The Toulmin method, developed by philosopher Stephen Toulmin(pictured on the right), is essentially a structure for analyzing arguments. But the elements for analysis are so clear and structured that many professors now have students write argumentative essays with the elements of the Toulmin method in mind.
This type of argument works well when there are no clear truths or absolute solutions to a problem. Toulmin arguments take into account the complex nature of most situations.
There are six elements for analyzing, and, in this case, presenting arguments that are important to the Toulmin method.
These elements of a Toulmin analysis can help you as both a reader and a writer. When you’re analyzing arguments as a reader, you can look for these elements to help you understand the argument and evaluate its validity. When you’re writing an argument, you can include these same elements in to ensure your audience will see the validity in your claims.
Claims — The claim is a statement of opinion that the author is asking her or his audience to accept as true.
Grounds —The grounds are the facts, data, or reasoning upon which the claim is based. Essentially, the grounds are the facts making the case for the claim.
Warrant —The warrant is what links the grounds to the claim. This is what makes the audience understand how the grounds are connected to supporting the claim. Sometimes, the warrant is implicit (not directly stated), but the warrant can be stated directly as well. As a writer, you are making assumptions about what your audience already believes, so you have to think about how clear your warrant is and if you need to state it directly for your audience. You must also think about whether or not a warrant is actually an unproven claim.
Backing —The backing gives additional support for the claim by addressing different questions related to your claim.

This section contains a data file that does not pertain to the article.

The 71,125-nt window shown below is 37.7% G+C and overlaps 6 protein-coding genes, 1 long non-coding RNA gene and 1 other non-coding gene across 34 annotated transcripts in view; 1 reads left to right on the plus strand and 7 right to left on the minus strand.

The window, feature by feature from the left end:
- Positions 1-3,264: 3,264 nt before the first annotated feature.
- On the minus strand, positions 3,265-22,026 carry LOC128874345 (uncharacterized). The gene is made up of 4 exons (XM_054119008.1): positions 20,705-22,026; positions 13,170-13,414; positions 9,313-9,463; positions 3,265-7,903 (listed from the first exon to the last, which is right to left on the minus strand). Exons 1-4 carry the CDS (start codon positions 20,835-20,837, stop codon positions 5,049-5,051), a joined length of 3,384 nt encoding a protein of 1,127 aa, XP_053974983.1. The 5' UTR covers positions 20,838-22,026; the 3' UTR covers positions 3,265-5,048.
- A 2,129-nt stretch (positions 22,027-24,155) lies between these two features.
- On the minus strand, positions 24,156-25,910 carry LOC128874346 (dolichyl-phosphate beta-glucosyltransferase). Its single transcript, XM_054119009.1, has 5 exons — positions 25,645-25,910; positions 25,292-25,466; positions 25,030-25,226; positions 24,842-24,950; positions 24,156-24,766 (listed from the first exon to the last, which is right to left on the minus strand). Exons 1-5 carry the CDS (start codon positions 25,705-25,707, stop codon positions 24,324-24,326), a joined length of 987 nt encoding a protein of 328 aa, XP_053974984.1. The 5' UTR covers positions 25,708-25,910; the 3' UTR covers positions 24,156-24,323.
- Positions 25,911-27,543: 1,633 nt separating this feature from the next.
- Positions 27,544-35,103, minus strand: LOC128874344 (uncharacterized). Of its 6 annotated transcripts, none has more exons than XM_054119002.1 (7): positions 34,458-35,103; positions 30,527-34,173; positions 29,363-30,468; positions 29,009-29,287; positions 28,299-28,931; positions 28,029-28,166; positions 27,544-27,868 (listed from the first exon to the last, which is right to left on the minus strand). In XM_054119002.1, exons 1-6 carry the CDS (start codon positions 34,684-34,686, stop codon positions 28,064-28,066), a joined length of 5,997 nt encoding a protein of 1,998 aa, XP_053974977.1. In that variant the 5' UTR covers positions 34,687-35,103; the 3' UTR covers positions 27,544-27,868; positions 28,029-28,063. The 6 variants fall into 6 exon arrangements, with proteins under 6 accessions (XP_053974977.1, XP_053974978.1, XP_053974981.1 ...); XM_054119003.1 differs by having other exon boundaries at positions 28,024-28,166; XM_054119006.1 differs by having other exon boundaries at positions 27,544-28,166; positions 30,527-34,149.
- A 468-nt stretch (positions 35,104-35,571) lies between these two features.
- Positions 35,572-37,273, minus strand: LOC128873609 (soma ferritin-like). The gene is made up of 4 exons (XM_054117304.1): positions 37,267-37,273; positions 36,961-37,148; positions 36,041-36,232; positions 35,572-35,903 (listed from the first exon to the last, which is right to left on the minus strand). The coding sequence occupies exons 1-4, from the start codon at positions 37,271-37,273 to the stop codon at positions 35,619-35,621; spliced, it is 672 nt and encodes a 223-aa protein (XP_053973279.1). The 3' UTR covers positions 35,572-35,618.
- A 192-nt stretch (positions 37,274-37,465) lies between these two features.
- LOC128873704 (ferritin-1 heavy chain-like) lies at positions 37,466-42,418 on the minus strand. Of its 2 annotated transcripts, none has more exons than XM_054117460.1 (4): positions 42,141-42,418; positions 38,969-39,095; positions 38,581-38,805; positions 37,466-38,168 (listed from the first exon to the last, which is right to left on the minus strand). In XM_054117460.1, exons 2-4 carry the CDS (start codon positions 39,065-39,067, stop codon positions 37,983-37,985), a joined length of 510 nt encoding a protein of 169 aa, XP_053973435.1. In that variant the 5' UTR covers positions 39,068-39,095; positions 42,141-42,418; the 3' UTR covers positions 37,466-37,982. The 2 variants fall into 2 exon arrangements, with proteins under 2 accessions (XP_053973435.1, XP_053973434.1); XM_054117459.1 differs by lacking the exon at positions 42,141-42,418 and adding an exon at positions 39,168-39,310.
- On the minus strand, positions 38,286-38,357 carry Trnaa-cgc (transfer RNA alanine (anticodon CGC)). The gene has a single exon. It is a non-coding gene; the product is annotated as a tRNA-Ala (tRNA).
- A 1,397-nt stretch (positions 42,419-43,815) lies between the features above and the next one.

Qualifier —The qualifier is essentially the limits to the claim or an understanding that the claim is not true in all situations. Qualifiers add strength to claims because they help the audience understand the author does not expect her or his opinion to be true all of the time or for her or his ideas to work all of the time. If writers use qualifiers that are too broad, such as “always” or “never,” their claims can be really difficult to support. Qualifiers like “some” or “many” help limit the claim, which can add strength to the claim.
Rebuttal —The rebuttal is when the author addresses the opposing views. The author can use a rebuttal to pre-empt counter arguments, making the original argument stronger.
There should be more laws to regulate texting while driving in order to cut down on dangerous car accidents.
The National Safety Council estimates that 1.6 million car accidents per year are caused by cell phone use and texting.
Being distracted by texting on a cell phone while driving a car is dangerous and causes accidents.
With greater fines and more education about the consequences, people might think twice about texting and driving.
There should be more laws to regulate texting while driving in order to cut down on some of the dangerous car accidents that happen each year.
Although police officers are busy already, making anti-texting laws a priority saves time, money, and lives. Local departments could add extra staff to address this important priority.
We can also identify three other important parts of an argument
Assumptions Counter-examples Implications
The Toulmin Model
- Claim: the position or claim being argued for; the conclusion of the argument.
- Grounds: reasons or supporting evidence that bolster the claim.
- Warrant: the principle, provision or chain of reasoning that connects the grounds/reason to the claim.
- Backing: support, justification, reasons to back up the warrant.
- Rebuttal/Reservation: exceptions to the claim; description and rebuttal of counter-examples and counter-arguments.
- Qualification: specification of limits to claim, warrant and backing. The degree of conditionality asserted.
Warrants/General Strategies of Argument
Warrants are chains of reasoning that connect the claim and evidence/reason. A warrant is the principle, provision or chain of reasoning that connects the grounds/reason to the claim. Warrants operate at a higher level of generality than a claim or reason, and they are not normally explicit.
Example: “Needle exchange programs should be abolished [claim] because they only cause more people to use drugs.” [reason]
The unstated warrant is: “when you make risky behavior safer you encourage more people to engage in it.”
There are six main argumentative strategies via which the relationship between evidence and claim are often established. They have the acronym “GASCAP.”